Tuesday, July 3, 2012

The decline in gasoline is just about over

This chart compares wholesale gasoline futures (orange line) with the AAA nationwide average price of regular gasoline at the pump (white line). Futures naturally tend to lead retail prices, and now that futures prices have been flat for the past month, the big decline in pump prices is just about over. Crude prices have ticked up this past week on Middle East tension, which is more reason to suspect that the decline in gasoline prices is essentially over for now. At these levels, gasoline prices don't present any particular threat to the economy, and may even be a source of some comfort.


McKibbinUSA said...
This comment has been removed by the author.
McKibbinUSA said...

Until resolutions arrive regarding California and the Eurozone, I believe we can all count on inflation remaining at near zero levels -- moreover, the resolutions the may unfold in California and the Eurozone are likely not going to be inflationary due to staunch central bank resistance to such measures.

The question now becomes, "how do we as investors make money in a stagnant economy that is enduring austerity?"

The answer I propose is to look at this as a once in a lifetime opportunity to make big money in the long-run (i.e., a 30-year plus investment horizon) -- stagnation means that everything is stagnating, which including profits and dividends, which means that stocks and real estate will remain cheap until dividends and rents hike substantially (as in double and triple) -- said another way, now is the time to BUY cheap equities everywhere -- those equities will translate into rich rewards for those with a long-term horizon (30-years plus) -- that opportunity is very real right now in my opinion -- take it or leave it.

As for those trying to make a "quick buck “during the coming 10-15 years, my comment is "sorry, Charlie" – economic events unfolding in the Eurozone and California are not trivial -- much pain will have to be endured by citizens in order to resolve these economics -- that pain will take the form of either: a) devastating increases in taxes; b) tidal wave increases in inflation; or c) savage cuts in government spending -- all of that stuff is going to hurt poor people the most (anyone earning less than $250,000-$300,000 annually) -- however, accredited investors with resources to invest stand to win very big in the coming 30-years -- the same thing happened during the 1930's, when liquid investors bought up the US at bargain basement prices at will -- the same thing is happening right now -- those with world-class jobs and motivation and discipline to invest half of their incomes will be the big winners in 30-years.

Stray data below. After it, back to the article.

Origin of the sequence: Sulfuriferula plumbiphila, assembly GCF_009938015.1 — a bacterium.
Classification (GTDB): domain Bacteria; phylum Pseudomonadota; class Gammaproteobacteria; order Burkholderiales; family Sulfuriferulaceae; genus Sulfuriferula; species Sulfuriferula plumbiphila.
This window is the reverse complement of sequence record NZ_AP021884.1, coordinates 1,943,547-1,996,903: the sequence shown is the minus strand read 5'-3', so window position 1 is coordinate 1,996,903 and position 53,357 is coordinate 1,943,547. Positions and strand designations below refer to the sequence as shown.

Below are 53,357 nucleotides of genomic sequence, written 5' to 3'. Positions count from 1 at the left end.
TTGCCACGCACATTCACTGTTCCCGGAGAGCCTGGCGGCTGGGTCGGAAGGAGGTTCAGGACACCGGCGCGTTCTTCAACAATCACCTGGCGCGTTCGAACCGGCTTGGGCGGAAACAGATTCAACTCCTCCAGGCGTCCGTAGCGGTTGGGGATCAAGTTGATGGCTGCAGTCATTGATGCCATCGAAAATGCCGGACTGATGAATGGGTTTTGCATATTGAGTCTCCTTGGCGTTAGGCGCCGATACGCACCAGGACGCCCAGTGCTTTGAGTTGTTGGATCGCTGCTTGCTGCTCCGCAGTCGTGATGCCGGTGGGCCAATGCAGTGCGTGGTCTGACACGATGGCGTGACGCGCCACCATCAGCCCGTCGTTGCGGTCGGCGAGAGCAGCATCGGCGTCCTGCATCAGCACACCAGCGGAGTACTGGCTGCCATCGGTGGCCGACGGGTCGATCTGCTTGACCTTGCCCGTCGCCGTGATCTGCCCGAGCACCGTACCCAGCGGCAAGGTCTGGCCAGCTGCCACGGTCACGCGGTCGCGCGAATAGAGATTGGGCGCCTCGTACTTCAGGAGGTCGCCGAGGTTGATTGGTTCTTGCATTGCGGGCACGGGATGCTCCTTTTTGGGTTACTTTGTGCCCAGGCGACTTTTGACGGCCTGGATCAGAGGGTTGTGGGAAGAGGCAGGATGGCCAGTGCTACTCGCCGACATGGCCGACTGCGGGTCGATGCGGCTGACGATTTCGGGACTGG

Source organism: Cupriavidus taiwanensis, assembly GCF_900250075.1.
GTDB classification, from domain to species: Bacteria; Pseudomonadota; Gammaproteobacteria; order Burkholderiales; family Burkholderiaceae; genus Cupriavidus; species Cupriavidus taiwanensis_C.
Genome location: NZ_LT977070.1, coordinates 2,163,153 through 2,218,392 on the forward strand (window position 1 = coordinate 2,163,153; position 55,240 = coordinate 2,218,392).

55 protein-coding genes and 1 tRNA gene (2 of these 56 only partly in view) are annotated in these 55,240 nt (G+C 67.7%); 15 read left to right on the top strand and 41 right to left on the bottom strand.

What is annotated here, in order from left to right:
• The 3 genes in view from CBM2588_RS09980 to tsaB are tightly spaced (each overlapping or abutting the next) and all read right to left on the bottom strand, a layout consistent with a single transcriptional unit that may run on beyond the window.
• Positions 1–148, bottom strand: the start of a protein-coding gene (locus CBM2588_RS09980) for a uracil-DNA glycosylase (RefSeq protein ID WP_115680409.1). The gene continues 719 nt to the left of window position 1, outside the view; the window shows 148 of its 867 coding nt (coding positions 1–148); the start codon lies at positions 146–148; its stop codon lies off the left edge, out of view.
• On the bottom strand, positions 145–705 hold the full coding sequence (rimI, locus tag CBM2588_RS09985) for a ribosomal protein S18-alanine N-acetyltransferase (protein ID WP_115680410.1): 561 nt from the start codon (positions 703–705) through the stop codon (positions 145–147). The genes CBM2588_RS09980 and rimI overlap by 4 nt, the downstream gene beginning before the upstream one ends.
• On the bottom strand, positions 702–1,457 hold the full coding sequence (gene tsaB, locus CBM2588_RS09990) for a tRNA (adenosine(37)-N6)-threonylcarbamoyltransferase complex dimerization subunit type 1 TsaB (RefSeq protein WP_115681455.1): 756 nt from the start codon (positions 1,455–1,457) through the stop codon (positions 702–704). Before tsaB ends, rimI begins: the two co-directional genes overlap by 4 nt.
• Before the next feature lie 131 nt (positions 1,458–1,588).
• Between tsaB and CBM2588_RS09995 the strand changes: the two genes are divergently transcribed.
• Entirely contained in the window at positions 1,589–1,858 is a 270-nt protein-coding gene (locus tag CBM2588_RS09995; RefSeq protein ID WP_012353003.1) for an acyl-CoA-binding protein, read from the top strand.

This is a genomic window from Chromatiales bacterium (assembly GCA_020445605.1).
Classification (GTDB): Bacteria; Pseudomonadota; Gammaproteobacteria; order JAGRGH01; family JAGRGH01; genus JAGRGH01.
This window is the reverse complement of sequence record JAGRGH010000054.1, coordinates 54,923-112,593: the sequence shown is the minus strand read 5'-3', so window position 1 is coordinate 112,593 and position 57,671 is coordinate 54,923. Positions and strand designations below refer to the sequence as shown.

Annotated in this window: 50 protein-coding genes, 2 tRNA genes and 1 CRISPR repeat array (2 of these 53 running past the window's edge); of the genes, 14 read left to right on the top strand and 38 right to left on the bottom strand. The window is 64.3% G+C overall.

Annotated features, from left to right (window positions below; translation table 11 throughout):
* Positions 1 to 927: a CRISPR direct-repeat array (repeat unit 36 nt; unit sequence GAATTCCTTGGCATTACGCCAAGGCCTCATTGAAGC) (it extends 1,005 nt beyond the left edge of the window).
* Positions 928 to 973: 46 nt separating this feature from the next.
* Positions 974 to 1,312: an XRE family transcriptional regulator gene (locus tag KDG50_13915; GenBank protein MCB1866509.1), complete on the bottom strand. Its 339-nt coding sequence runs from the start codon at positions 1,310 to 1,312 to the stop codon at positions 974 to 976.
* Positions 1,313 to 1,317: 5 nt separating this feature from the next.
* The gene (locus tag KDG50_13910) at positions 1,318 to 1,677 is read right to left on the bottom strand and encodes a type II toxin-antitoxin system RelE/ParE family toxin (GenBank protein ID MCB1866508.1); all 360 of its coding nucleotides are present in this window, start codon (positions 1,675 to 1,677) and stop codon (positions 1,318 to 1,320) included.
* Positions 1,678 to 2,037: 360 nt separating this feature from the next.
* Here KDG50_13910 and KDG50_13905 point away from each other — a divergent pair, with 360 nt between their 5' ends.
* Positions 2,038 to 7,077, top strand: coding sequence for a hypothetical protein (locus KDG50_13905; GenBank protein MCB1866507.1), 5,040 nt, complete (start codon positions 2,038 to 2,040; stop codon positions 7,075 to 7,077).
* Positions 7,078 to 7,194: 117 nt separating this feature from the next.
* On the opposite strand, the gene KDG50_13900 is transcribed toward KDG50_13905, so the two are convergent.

Now is not the time to whine about human suffering -- nothing can be done to change what is coming – the powers that be have chosen austerity over monetary expansion or tax increases -- that's fine with me -- I can make money in any of the three scenarios described above -- so can everyone else -- in fact, austerity brings some distinct advantages to the table that monetary expansion and tax increases do not -- I intend to exploit the expanding austerity with my full might.

The future looks bright for accredited investors -- everyone else should already be under cover or on the run to some safe-haven job or place to live in order to weather the economic storm that is falling upon America and the world.

Watch for companies to survive and even thrive in the coming years, even while ordinary Americans and Europeans find themselves in the hardest of times – austerity is the future, whether we like it or not – these fiscal and monetary decisions have already been made by the people and institutions that run the world -- I strongly advise that people take a long-term view and not miss this lifetime opportunity to build a vast estate in the coming decades.

Anonymous said...

Automotive News just reported a June auto sales SAAR of 14.1 million. Ward's auto is more specific at 14.08 million.

Big relief compared to last month's disappointment.

Bob said...

Dr. McKibbin,

You sound like a broken record.

And $250,000 a year is not poor.

Let them eat cake I guess huh?

Perhaps you should leave your ivory tower every now and then.

Apologies but, sheeez,